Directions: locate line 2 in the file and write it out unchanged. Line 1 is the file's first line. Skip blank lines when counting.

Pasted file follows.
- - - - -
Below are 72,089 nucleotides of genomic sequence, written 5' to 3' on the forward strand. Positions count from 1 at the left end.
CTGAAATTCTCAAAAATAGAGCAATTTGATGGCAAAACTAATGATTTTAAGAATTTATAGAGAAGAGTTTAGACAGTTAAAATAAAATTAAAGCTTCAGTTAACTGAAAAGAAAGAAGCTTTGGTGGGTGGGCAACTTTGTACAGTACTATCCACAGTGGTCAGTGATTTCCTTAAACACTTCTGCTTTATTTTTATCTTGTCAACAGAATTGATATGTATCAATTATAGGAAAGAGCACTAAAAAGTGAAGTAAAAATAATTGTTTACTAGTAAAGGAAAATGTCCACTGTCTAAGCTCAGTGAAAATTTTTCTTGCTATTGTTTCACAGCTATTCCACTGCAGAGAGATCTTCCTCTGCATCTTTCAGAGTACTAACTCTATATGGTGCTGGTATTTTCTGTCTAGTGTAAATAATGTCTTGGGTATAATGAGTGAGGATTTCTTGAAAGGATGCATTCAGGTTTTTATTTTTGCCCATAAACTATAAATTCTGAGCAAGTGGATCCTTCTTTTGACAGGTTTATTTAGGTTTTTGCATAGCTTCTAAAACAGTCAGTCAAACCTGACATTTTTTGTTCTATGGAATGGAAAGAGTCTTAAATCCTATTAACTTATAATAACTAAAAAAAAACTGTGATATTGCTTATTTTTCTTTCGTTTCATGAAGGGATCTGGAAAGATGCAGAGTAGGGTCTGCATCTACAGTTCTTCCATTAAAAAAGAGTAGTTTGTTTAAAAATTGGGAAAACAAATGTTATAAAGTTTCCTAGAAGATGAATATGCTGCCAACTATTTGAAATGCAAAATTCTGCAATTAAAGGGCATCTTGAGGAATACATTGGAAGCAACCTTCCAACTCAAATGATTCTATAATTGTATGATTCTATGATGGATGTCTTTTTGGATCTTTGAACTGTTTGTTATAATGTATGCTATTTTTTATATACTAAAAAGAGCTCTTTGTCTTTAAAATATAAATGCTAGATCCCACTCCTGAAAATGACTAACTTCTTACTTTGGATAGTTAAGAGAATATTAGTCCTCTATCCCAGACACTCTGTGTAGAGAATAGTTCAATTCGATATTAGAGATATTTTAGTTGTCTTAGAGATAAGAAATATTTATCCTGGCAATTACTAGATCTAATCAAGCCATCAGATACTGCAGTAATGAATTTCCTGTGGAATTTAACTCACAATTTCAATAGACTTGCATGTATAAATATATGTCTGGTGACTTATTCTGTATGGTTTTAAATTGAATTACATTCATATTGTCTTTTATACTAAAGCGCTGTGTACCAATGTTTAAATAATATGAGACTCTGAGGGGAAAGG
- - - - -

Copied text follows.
CTGAAATTCTCAAAAATAGAGCAATTTGATGGCAAAACTAATGATTTTAAGAATTTATAGAGAAGAGTTTAGACAGTTAAAATAAAATTAAAGCTTCAGTTAACTGAAAAGAAAGAAGCTTTGGTGGGTGGGCAACTTTGTACAGTACTATCCACAGTGGTCAGTGATTTCCTTAAACACTTCTGCTTTATTTTTATCTTGTCAACAGAATTGATATGTATCAATTATAGGAAAGAGCACTAAAAAGTGAAGTAAAAATAATTGTTTACTAGTAAAGGAAAATGTCCACTGTCTAAGCTCAGTGAAAATTTTTCTTGCTATTGTTTCACAGCTATTCCACTGCAGAGAGATCTTCCTCTGCATCTTTCAGAGTACTAACTCTATATGGTGCTGGTATTTTCTGTCTAGTGTAAATAATGTCTTGGGTATAATGAGTGAGGATTTCTTGAAAGGATGCATTCAGGTTTTTATTTTTGCCCATAAACTATAAATTCTGAGCAAGTGGATCCTTCTTTTGACAGGTTTATTTAGGTTTTTGCATAGCTTCTAAAACAGTCAGTCAAACCTGACATTTTTTGTTCTATGGAATGGAAAGAGTCTTAAATCCTATTAACTTATAATAACTAAAAAAAAACTGTGATATTGCTTATTTTTCTTTCGTTTCATGAAGGGATCTGGAAAGATGCAGAGTAGGGTCTGCATCTACAGTTCTTCCATTAAAAAAGAGTAGTTTGTTTAAAAATTGGGAAAACAAATGTTATAAAGTTTCCTAGAAGATGAATATGCTGCCAACTATTTGAAATGCAAAATTCTGCAATTAAAGGGCATCTTGAGGAATACATTGGAAGCAACCTTCCAACTCAAATGATTCTATAATTGTATGATTCTATGATGGATGTCTTTTTGGATCTTTGAACTGTTTGTTATAATGTATGCTATTTTTTATATACTAAAAAGAGCTCTTTGTCTTTAAAATATAAATGCTAGATCCCACTCCTGAAAATGACTAACTTCTTACTTTGGATAGTTAAGAGAATATTAGTCCTCTATCCCAGACACTCTGTGTAGAGAATAGTTCAATTCGATATTAGAGATATTTTAGTTGTCTTAGAGATAAGAAATATTTATCCTGGCAATTACTAGATCTAATCAAGCCATCAGATACTGCAGTAATGAATTTCCTGTGGAATTTAACTCACAATTTCAATAGACTTGCATGTATAAATATATGTCTGGTGACTTATTCTGTATGGTTTTAAATTGAATTACATTCATATTGTCTTTTATACTAAAGCGCTGTGTACCAATGTTTAAATAATATGAGACTCTGAGGGGAAAGG